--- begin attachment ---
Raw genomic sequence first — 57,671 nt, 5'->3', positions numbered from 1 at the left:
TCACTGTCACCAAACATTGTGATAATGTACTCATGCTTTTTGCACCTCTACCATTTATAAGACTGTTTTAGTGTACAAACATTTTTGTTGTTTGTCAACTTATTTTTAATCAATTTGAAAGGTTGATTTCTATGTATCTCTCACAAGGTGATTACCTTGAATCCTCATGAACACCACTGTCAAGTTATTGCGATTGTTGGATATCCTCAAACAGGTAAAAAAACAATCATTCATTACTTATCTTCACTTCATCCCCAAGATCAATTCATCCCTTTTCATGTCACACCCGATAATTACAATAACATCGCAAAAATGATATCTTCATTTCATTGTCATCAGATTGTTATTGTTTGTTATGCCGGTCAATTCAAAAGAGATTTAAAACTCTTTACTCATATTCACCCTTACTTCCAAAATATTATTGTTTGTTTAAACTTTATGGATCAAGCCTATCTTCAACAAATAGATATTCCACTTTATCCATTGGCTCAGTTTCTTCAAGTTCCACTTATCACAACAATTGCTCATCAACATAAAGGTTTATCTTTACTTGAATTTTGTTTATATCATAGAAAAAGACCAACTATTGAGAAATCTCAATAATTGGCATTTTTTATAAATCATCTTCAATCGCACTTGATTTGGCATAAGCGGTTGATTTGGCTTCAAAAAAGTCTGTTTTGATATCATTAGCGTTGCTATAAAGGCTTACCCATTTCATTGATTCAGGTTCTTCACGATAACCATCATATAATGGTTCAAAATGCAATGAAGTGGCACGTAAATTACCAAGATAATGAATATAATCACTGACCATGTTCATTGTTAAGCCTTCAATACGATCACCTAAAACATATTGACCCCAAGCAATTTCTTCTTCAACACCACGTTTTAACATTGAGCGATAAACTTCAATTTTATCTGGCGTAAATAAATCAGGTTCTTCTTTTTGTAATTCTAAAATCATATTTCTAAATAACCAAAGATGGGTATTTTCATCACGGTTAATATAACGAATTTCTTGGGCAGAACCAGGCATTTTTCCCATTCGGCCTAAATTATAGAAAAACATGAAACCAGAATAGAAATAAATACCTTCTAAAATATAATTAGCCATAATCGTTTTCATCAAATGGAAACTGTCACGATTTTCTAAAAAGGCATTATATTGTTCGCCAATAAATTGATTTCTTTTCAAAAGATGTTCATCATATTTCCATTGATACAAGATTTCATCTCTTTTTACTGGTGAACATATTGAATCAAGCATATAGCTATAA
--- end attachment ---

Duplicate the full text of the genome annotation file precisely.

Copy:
Raw genomic sequence first — 57,671 nt, 5'->3', positions numbered from 1 at the left:
TCACTGTCACCAAACATTGTGATAATGTACTCATGCTTTTTGCACCTCTACCATTTATAAGACTGTTTTAGTGTACAAACATTTTTGTTGTTTGTCAACTTATTTTTAATCAATTTGAAAGGTTGATTTCTATGTATCTCTCACAAGGTGATTACCTTGAATCCTCATGAACACCACTGTCAAGTTATTGCGATTGTTGGATATCCTCAAACAGGTAAAAAAACAATCATTCATTACTTATCTTCACTTCATCCCCAAGATCAATTCATCCCTTTTCATGTCACACCCGATAATTACAATAACATCGCAAAAATGATATCTTCATTTCATTGTCATCAGATTGTTATTGTTTGTTATGCCGGTCAATTCAAAAGAGATTTAAAACTCTTTACTCATATTCACCCTTACTTCCAAAATATTATTGTTTGTTTAAACTTTATGGATCAAGCCTATCTTCAACAAATAGATATTCCACTTTATCCATTGGCTCAGTTTCTTCAAGTTCCACTTATCACAACAATTGCTCATCAACATAAAGGTTTATCTTTACTTGAATTTTGTTTATATCATAGAAAAAGACCAACTATTGAGAAATCTCAATAATTGGCATTTTTTATAAATCATCTTCAATCGCACTTGATTTGGCATAAGCGGTTGATTTGGCTTCAAAAAAGTCTGTTTTGATATCATTAGCGTTGCTATAAAGGCTTACCCATTTCATTGATTCAGGTTCTTCACGATAACCATCATATAATGGTTCAAAATGCAATGAAGTGGCACGTAAATTACCAAGATAATGAATATAATCACTGACCATGTTCATTGTTAAGCCTTCAATACGATCACCTAAAACATATTGACCCCAAGCAATTTCTTCTTCAACACCACGTTTTAACATTGAGCGATAAACTTCAATTTTATCTGGCGTAAATAAATCAGGTTCTTCTTTTTGTAATTCTAAAATCATATTTCTAAATAACCAAAGATGGGTATTTTCATCACGGTTAATATAACGAATTTCTTGGGCAGAACCAGGCATTTTTCCCATTCGGCCTAAATTATAGAAAAACATGAAACCAGAATAGAAATAAATACCTTCTAAAATATAATTAGCCATAATCGTTTTCATCAAATGGAAACTGTCACGATTTTCTAAAAAGGCATTATATTGTTCGCCAATAAATTGATTTCTTTTCAAAAGATGTTCATCATATTTCCATTGATACAAGATTTCATCTCTTTTTACTGGTGAACATATTGAATCAAGCATATAGCTATAA